I have a confession to make – I’ve been avoiding reviewing this album. Over the years I’ve been an admirer of CeeLo Green’s work whether as a member of Goodie Mob, Gnarls Barkley or as a soloist. I found his lyric writing whether rapping or singing to be highly personal. He wasn’t afraid to bare his soul in his music, and there’s nothing more satisfying for a critic OR a fan than an artist who is willing to take you on an emotional ride. Whether it makes you want to laugh or to cry, to dance or to scream in anger, art that makes you FEEL is the greatest thing you can experience. It can even bring humanity closer together. We may come from different walks in life, but through art we can walk in someone else’s footsteps together, bridging the divides that exist between us.
Was I putting too much importance in Thomas DeCarlo Callaway’s music? Probably. Therefore I deserved the smack I got when CeeLo implied date rape was ACCEPTABLE after having taken a plea to avoid jail time. It was a complete betrayal of everything I believed Mr. Callaway represented – a progressive, positive, and perhaps even spiritual aspect of his music. Yes he had said some bitter things on songs like “F#$% You,” but who among us hasn’t spoken ill of an ex when a relationship went from sweet to sour? I could understand him speaking out of hurt and even relate to where he was coming from, but CeeLo crossed a line from relatable to regrettable. There’s never been a recorded instance in human history that rape was acceptable. NONE. “I’m married so I deserve it.” Nope. “We were both drunk.” Nope. “I’m rich and famous and she clearly wanted a piece of it.” NO, NO, AND NO. I don’t care what excuse, circumstance or bulls@$t justification you come up with. Mr. Callaway later apologized for what he said but in my view the damage was already done. I no longer respected him and worse I regretted having ever LIKED him.
Over a year has gone by since CeeLo pissed me the f@$! off so I’ve had some time to calm down about it. I still don’t forgive him, and I won’t ever forget what he said no matter how much he apologizes, but I’m finally ready to deal with “Heart Blanche.” Even a few months ago when CeeLo dropped this album on November 6th I still wasn’t ready to deal with his s#$t, but I can finally handle it. Unfortunately the irony of the album strikes me right away on the song “Robin Williams.” I understand he wanted to pay tribute to Williams, and in doing so he also references other actors and comedians we lost due to their personal demons, but when he sings “we’ve got to laugh the pain away” I’m not really prepared to do that yet. Surely the woman he forced himself on and later tried to feign innocence on assaulting is not prepared to yet and may never be. “Robin can you hear me?” quips Callaway. If he can I hope he responds “Yes – and for God’s sake please leave my name out of it.”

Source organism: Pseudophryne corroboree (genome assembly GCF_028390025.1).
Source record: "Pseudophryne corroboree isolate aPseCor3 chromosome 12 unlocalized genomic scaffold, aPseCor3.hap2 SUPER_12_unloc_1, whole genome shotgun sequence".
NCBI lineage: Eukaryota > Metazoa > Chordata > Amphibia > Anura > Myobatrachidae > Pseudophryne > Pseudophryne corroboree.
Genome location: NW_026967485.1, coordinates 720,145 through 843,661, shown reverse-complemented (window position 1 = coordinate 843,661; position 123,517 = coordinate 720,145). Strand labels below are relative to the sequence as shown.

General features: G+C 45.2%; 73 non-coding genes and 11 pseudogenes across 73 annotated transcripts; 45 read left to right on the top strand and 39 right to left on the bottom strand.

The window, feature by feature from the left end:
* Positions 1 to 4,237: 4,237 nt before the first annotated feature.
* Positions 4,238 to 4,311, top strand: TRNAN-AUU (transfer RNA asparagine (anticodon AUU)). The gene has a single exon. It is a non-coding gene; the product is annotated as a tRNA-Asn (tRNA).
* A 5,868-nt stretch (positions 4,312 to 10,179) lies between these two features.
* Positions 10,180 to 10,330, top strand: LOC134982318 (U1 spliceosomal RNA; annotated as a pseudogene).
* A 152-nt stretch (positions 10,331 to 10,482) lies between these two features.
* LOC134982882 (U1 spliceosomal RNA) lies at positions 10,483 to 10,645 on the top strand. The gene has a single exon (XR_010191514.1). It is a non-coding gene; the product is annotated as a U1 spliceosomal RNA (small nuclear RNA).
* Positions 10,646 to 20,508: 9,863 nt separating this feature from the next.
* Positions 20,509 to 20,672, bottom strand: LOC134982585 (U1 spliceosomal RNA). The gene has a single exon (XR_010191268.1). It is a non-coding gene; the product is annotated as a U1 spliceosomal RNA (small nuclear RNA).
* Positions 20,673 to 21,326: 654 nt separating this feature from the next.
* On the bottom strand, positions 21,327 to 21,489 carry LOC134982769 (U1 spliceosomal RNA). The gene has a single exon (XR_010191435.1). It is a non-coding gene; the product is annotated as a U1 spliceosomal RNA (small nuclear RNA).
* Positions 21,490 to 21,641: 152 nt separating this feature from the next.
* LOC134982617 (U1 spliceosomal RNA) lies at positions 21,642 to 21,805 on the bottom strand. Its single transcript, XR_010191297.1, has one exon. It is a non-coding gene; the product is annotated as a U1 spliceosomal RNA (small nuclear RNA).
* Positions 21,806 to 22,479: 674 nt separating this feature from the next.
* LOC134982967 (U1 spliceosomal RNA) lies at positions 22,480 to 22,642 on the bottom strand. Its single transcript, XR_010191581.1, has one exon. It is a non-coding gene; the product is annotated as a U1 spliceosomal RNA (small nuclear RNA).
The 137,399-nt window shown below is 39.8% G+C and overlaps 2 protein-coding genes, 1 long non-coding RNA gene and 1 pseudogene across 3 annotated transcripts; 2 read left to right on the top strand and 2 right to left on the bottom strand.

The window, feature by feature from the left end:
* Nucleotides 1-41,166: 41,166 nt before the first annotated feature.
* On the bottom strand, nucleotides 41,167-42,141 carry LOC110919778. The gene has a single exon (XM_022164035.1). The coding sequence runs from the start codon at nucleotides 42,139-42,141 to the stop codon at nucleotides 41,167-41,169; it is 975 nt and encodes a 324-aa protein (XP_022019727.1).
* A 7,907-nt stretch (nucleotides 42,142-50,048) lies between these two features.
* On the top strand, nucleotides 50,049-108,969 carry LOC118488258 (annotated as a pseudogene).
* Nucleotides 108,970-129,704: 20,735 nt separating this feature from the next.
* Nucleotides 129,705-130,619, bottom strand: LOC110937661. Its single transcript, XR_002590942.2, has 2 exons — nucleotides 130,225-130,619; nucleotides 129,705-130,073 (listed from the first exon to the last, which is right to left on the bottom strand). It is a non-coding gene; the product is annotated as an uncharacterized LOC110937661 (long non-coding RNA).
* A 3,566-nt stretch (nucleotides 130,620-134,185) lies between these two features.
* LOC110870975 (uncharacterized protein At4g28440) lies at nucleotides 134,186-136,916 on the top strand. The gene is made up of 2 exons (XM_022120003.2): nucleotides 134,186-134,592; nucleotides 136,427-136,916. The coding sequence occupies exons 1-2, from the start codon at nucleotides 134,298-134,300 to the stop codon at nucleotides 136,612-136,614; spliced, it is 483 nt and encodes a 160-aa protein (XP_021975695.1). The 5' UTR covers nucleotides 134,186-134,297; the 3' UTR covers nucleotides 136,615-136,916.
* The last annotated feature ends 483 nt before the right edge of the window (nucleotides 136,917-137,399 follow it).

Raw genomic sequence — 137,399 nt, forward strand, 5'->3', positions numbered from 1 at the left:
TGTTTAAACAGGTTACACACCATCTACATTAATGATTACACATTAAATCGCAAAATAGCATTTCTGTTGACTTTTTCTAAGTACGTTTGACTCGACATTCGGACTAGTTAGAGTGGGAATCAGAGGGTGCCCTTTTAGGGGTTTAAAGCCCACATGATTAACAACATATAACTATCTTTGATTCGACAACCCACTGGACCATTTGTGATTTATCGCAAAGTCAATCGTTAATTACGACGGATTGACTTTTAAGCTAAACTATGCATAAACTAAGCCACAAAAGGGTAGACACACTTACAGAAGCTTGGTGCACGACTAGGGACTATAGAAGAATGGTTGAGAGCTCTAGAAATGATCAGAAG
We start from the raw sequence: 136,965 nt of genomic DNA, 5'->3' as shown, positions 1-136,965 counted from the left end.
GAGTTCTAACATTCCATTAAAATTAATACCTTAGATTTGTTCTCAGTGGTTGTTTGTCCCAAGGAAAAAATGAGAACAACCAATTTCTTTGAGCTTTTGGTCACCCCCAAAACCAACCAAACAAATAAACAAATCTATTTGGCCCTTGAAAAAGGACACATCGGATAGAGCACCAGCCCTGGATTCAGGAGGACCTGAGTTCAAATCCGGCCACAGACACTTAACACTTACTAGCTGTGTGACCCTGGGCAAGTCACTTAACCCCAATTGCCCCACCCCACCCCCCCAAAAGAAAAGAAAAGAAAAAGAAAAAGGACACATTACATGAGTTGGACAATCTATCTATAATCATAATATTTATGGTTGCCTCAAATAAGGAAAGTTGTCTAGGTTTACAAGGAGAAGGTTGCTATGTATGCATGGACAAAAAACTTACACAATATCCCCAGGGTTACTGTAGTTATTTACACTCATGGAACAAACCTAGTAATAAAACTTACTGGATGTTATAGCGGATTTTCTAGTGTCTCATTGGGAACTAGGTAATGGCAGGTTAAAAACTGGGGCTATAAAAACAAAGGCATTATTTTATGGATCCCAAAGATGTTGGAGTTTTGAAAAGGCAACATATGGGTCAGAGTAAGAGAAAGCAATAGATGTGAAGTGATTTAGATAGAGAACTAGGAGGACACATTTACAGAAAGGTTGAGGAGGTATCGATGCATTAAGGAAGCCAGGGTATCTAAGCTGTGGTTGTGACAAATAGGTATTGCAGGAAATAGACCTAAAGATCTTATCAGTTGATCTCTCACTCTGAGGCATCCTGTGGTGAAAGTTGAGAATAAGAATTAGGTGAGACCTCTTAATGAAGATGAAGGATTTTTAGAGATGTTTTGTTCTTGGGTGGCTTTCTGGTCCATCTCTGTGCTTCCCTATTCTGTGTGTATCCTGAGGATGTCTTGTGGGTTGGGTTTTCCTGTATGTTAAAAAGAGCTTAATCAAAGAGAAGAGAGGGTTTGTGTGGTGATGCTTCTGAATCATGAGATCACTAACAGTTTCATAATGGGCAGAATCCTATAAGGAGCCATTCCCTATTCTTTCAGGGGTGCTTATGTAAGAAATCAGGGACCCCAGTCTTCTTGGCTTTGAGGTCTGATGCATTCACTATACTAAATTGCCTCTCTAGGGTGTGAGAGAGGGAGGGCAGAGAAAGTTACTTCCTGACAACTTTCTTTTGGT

I want to give CeeLo a fair chance though. I’m trying really hard to do that. Let me give you some of the positives about “Heart Blanche” that will last beyond my queasy feelings – call them the “antacid tracks” if you will. One such song is “Better Late Than Never” – it’s the CeeLo I know of old, soothing and grooving over a funky Jack Splash track that’s pleasantly 1970’s Elton John in its construction. This is soft rock meets hip-hop and it works so well, especially with the slight hint of echo layered into the recording of CeeLo’s vocals. “Sign of the Times” has an idea that Souls of Mischief once tried to use on an album but couldn’t afford the clearance for – sampling the Bob James “Angela” song that most people my age (or older) remember as the “Taxi” theme song. Obviously Mr. Callaway has deeper pockets, but the compromise is that James gets a co-writer credit and a share of the profits, as well as a hook and song title that references one of his most famous hits.
At times I feel like CeeLo was trying to take inspiration from Suzanne Collins. He references the late Philip Seymour Hoffman on one song (the aforementioned “Robin Williams”) and he has three songs that would all fit into her novels – “Smells Like Fire,” “Thorns” and “The Glory Games.” I suppose if you’ve run out of inspiration it doesn’t hurt to borrow a little from other sources, and when I put all of my feelings about Mr. Callaway aside that’s the impression that I’m left with. Back when “The Odd Couple” dropped CeeLo sounded highly motivated, really pouring himself into each and every bar that he crooned, and that carried forward for a while even when he wasn’t working with Danger Mouse. There was a gospel sincerity to his music even without a church or a choir — and that makes songs like “Mother May I” all the more troubling. He tries to purposefully make the most gospel song he possibly could, and instead of sounding sincere he sounds like he’s going through the motions. “I need your, your blessing/because your baby was born to be out of control/you will help me, make it home safely/but I’m still not sure if I want to live to be old.” Nor am I listening to this insipid track.
It’s impossible for me to not feel snarky again when he croons “I’ve been a good boy; I’ll never bring you shame.” Huh. The best I can say for CeeLo Green on “Heart Blanche” is that like with his Twitter account, he can be his own worst enemy at times. Normally I like albums to be about an hour long, but this one feels like it could and should have been 15 minutes shorter. “Music to My Soul” just isn’t, and “Tonight” just makes me yearn for “Tomorrow.” He still has a lot of talent, he just needs to reign in his creative impulses (along with a few others) to make a better album next time.